In 1968, Sergio Leone put the finishing touches on the world that Deadeye would be written into. It’s the existence of a drifter cowboy with a chip on his shoulder-past, seeking revenge that is dark and doom-ridden. In Deadeye, this backdrop is beautifully painted and could easily end there but nothing from Creative Mind Energy (CME) is simple. With Deadeye, there’s something a little more that takes Leone’s paradigm in a completely unexpected direction.
Nathan C. Gooden takes credit for the illustration and story while Damian A. Wassel picks up the credit for the writing on Deadeye. The pacing of Deadeye, is wonderful – it feels genuinely Leone – it’s slow and plodding and mood-building. Where the book maybe goes of the rails (this has yet to be determined) is that it also includes some ethereal, voice-over narrative from seemingly god-like presences that discuss the actions of the story in a movie-watcher kind of way. While this is a little off-setting, it’s not bad and could potentially become something interesting with future installments of this otherwise beautiful western.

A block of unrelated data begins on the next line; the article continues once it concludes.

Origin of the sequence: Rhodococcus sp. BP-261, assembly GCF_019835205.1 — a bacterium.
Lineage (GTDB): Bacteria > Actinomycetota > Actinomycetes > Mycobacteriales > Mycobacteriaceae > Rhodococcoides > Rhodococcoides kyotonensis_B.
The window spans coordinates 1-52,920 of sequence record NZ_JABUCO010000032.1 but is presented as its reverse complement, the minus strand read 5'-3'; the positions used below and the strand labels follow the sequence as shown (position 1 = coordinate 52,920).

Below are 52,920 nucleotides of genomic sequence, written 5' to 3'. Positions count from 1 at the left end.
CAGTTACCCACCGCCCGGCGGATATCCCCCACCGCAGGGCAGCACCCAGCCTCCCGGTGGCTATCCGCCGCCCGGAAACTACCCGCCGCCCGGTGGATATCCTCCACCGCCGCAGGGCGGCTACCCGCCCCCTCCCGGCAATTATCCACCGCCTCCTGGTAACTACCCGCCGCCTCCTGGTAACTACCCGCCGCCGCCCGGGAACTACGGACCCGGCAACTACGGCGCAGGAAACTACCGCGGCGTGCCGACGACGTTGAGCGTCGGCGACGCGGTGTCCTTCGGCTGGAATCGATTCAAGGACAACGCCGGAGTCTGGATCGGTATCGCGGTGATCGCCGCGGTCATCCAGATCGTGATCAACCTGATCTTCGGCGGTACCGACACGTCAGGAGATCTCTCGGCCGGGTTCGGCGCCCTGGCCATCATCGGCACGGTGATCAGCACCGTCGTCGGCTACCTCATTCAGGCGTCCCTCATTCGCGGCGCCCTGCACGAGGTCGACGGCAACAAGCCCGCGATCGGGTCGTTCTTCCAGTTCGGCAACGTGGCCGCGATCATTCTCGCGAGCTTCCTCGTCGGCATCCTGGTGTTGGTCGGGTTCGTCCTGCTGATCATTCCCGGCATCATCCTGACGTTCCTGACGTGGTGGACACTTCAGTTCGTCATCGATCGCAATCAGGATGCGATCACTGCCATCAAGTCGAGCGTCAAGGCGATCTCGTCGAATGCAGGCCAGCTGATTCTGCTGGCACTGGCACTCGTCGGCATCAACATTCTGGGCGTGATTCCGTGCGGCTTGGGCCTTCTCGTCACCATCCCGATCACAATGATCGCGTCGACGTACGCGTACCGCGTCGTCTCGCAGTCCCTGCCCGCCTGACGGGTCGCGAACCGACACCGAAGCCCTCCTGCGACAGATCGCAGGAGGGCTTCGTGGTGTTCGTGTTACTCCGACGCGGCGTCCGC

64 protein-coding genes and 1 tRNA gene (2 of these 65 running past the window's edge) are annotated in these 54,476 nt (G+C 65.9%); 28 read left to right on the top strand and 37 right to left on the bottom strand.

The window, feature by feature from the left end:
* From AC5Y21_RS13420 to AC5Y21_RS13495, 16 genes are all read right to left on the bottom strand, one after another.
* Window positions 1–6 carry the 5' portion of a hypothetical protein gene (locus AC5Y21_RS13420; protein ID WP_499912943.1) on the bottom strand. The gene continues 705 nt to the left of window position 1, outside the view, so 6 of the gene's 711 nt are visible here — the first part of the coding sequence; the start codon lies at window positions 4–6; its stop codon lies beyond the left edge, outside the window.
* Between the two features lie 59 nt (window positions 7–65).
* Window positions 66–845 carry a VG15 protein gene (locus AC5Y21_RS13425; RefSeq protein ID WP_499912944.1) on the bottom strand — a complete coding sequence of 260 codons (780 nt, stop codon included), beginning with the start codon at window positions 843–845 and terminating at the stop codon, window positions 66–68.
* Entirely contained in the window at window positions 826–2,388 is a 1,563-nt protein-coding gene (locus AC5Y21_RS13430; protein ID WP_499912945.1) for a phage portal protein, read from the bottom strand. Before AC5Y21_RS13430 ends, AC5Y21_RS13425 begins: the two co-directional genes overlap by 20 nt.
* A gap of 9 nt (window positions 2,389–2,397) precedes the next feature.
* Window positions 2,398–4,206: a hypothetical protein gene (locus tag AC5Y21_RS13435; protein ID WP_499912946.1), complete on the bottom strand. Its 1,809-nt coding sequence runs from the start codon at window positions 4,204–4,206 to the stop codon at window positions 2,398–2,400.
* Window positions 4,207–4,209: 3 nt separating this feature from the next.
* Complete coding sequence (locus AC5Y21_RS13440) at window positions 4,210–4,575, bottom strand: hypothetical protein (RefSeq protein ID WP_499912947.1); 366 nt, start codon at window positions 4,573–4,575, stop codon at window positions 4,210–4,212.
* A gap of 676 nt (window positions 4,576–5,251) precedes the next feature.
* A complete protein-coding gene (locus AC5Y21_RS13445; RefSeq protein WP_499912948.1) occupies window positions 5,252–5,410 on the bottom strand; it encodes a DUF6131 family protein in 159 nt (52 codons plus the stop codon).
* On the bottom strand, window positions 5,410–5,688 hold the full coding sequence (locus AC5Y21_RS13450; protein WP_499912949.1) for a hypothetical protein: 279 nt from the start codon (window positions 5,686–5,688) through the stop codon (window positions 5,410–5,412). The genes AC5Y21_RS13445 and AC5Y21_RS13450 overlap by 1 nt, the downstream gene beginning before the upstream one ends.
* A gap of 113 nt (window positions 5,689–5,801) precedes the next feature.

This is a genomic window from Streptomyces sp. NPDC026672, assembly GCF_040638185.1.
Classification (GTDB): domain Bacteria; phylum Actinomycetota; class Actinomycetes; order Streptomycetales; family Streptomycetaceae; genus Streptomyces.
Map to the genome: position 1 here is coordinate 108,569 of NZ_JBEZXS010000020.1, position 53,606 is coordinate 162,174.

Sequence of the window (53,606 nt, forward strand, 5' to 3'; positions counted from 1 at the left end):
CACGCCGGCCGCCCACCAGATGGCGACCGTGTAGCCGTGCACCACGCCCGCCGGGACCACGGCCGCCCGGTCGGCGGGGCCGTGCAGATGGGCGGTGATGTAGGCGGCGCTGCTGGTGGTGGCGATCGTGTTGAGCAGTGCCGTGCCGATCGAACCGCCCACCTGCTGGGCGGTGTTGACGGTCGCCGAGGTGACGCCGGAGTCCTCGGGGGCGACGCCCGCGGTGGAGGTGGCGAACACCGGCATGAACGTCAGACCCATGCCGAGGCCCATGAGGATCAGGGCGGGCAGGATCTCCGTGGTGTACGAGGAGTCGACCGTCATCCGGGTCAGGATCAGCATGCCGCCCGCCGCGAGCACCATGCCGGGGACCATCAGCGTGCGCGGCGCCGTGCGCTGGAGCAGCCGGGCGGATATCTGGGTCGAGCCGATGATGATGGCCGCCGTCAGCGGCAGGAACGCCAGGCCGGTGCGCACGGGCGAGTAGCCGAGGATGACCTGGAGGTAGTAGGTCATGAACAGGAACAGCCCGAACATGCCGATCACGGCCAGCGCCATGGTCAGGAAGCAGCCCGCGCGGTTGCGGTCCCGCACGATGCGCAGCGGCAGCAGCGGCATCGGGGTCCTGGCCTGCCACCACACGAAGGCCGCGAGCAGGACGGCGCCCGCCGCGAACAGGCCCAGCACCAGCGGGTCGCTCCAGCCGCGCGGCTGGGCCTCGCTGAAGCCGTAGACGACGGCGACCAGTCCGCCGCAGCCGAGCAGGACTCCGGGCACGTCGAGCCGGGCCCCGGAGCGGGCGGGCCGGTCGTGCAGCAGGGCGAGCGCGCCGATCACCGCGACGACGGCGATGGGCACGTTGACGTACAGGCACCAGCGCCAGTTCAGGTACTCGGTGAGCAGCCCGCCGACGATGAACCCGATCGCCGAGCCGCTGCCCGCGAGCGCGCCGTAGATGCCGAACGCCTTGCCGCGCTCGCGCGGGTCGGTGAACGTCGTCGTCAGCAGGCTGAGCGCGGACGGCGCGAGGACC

Visually, Deadeye is as gorgeous as it is well-paced. Gooden’s art is reminiscent of Jae Lee’s stuff on Dark Tower but that may just be the western vibe of both books making that parallel. Deadeye is emotive in color and page/panel layout with efficient and effective panel to panel storytelling that breaks and bends the rules nicely. Gooden’s art could make virtually any comic book better but it really serves Deadeye extremely well.
While the final verdict is still out on Deadeye’s godly-presence aspects, the book is visually incredible and a strong western story otherwise. Leone might be proud.